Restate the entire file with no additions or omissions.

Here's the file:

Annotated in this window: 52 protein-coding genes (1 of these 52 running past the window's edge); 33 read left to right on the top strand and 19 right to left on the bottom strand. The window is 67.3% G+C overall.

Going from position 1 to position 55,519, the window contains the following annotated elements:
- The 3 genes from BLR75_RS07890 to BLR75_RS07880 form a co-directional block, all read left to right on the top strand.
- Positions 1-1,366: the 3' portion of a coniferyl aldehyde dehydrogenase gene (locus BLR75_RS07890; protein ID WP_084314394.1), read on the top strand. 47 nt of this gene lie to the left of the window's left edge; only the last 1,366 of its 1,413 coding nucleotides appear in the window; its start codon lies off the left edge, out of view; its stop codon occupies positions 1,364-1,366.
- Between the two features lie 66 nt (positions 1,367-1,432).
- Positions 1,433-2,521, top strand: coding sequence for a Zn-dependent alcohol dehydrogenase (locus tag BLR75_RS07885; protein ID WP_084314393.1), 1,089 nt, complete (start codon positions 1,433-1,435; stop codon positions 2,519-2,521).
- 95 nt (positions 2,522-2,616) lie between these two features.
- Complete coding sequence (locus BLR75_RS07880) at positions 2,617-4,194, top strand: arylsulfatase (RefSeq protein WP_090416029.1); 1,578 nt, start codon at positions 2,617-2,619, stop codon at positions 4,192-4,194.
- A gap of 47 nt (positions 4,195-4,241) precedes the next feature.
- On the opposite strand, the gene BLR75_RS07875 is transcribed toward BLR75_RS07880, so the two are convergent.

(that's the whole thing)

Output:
Annotated in this window: 52 protein-coding genes (1 of these 52 running past the window's edge); 33 read left to right on the top strand and 19 right to left on the bottom strand. The window is 67.3% G+C overall.

Going from position 1 to position 55,519, the window contains the following annotated elements:
- The 3 genes from BLR75_RS07890 to BLR75_RS07880 form a co-directional block, all read left to right on the top strand.
- Positions 1-1,366: the 3' portion of a coniferyl aldehyde dehydrogenase gene (locus BLR75_RS07890; protein ID WP_084314394.1), read on the top strand. 47 nt of this gene lie to the left of the window's left edge; only the last 1,366 of its 1,413 coding nucleotides appear in the window; its start codon lies off the left edge, out of view; its stop codon occupies positions 1,364-1,366.
- Between the two features lie 66 nt (positions 1,367-1,432).
- Positions 1,433-2,521, top strand: coding sequence for a Zn-dependent alcohol dehydrogenase (locus tag BLR75_RS07885; protein ID WP_084314393.1), 1,089 nt, complete (start codon positions 1,433-1,435; stop codon positions 2,519-2,521).
- 95 nt (positions 2,522-2,616) lie between these two features.
- Complete coding sequence (locus BLR75_RS07880) at positions 2,617-4,194, top strand: arylsulfatase (RefSeq protein WP_090416029.1); 1,578 nt, start codon at positions 2,617-2,619, stop codon at positions 4,192-4,194.
- A gap of 47 nt (positions 4,195-4,241) precedes the next feature.
- On the opposite strand, the gene BLR75_RS07875 is transcribed toward BLR75_RS07880, so the two are convergent.